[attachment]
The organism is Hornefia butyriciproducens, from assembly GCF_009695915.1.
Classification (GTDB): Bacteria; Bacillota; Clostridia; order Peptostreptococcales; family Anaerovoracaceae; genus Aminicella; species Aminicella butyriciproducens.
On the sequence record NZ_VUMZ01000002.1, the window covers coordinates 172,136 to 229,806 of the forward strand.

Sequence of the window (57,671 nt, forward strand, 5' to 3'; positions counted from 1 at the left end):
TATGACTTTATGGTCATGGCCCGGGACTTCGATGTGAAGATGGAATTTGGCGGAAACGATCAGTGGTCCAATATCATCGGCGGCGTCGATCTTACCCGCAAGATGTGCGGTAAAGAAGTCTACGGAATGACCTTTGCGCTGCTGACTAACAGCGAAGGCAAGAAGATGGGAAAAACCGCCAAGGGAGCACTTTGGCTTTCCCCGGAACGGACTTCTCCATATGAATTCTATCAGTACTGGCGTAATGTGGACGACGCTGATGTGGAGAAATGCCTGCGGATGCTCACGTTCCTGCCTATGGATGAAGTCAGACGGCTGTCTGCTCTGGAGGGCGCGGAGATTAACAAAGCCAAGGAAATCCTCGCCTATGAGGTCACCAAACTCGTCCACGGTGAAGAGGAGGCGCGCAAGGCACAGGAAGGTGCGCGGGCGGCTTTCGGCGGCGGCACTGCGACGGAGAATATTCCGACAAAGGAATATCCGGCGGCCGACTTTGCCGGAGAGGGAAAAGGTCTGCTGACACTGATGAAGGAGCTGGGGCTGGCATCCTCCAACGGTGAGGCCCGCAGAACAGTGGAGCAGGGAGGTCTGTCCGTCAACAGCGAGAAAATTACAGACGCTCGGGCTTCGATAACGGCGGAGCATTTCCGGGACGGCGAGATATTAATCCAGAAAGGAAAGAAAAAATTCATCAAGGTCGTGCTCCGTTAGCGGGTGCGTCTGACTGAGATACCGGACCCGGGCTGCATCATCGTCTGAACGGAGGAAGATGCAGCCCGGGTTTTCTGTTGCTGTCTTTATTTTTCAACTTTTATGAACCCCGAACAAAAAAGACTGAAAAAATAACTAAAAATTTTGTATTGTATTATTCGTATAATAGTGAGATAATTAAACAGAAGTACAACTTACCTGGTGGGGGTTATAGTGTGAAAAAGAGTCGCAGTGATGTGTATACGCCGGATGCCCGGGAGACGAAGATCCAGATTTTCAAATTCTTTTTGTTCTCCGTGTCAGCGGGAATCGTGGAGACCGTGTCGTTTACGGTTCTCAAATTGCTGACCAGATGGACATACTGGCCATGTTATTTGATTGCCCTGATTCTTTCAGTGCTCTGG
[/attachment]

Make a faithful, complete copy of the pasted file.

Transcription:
The organism is Hornefia butyriciproducens, from assembly GCF_009695915.1.
Classification (GTDB): Bacteria; Bacillota; Clostridia; order Peptostreptococcales; family Anaerovoracaceae; genus Aminicella; species Aminicella butyriciproducens.
On the sequence record NZ_VUMZ01000002.1, the window covers coordinates 172,136 to 229,806 of the forward strand.

Sequence of the window (57,671 nt, forward strand, 5' to 3'; positions counted from 1 at the left end):
TATGACTTTATGGTCATGGCCCGGGACTTCGATGTGAAGATGGAATTTGGCGGAAACGATCAGTGGTCCAATATCATCGGCGGCGTCGATCTTACCCGCAAGATGTGCGGTAAAGAAGTCTACGGAATGACCTTTGCGCTGCTGACTAACAGCGAAGGCAAGAAGATGGGAAAAACCGCCAAGGGAGCACTTTGGCTTTCCCCGGAACGGACTTCTCCATATGAATTCTATCAGTACTGGCGTAATGTGGACGACGCTGATGTGGAGAAATGCCTGCGGATGCTCACGTTCCTGCCTATGGATGAAGTCAGACGGCTGTCTGCTCTGGAGGGCGCGGAGATTAACAAAGCCAAGGAAATCCTCGCCTATGAGGTCACCAAACTCGTCCACGGTGAAGAGGAGGCGCGCAAGGCACAGGAAGGTGCGCGGGCGGCTTTCGGCGGCGGCACTGCGACGGAGAATATTCCGACAAAGGAATATCCGGCGGCCGACTTTGCCGGAGAGGGAAAAGGTCTGCTGACACTGATGAAGGAGCTGGGGCTGGCATCCTCCAACGGTGAGGCCCGCAGAACAGTGGAGCAGGGAGGTCTGTCCGTCAACAGCGAGAAAATTACAGACGCTCGGGCTTCGATAACGGCGGAGCATTTCCGGGACGGCGAGATATTAATCCAGAAAGGAAAGAAAAAATTCATCAAGGTCGTGCTCCGTTAGCGGGTGCGTCTGACTGAGATACCGGACCCGGGCTGCATCATCGTCTGAACGGAGGAAGATGCAGCCCGGGTTTTCTGTTGCTGTCTTTATTTTTCAACTTTTATGAACCCCGAACAAAAAAGACTGAAAAAATAACTAAAAATTTTGTATTGTATTATTCGTATAATAGTGAGATAATTAAACAGAAGTACAACTTACCTGGTGGGGGTTATAGTGTGAAAAAGAGTCGCAGTGATGTGTATACGCCGGATGCCCGGGAGACGAAGATCCAGATTTTCAAATTCTTTTTGTTCTCCGTGTCAGCGGGAATCGTGGAGACCGTGTCGTTTACGGTTCTCAAATTGCTGACCAGATGGACATACTGGCCATGTTATTTGATTGCCCTGATTCTTTCAGTGCTCTGG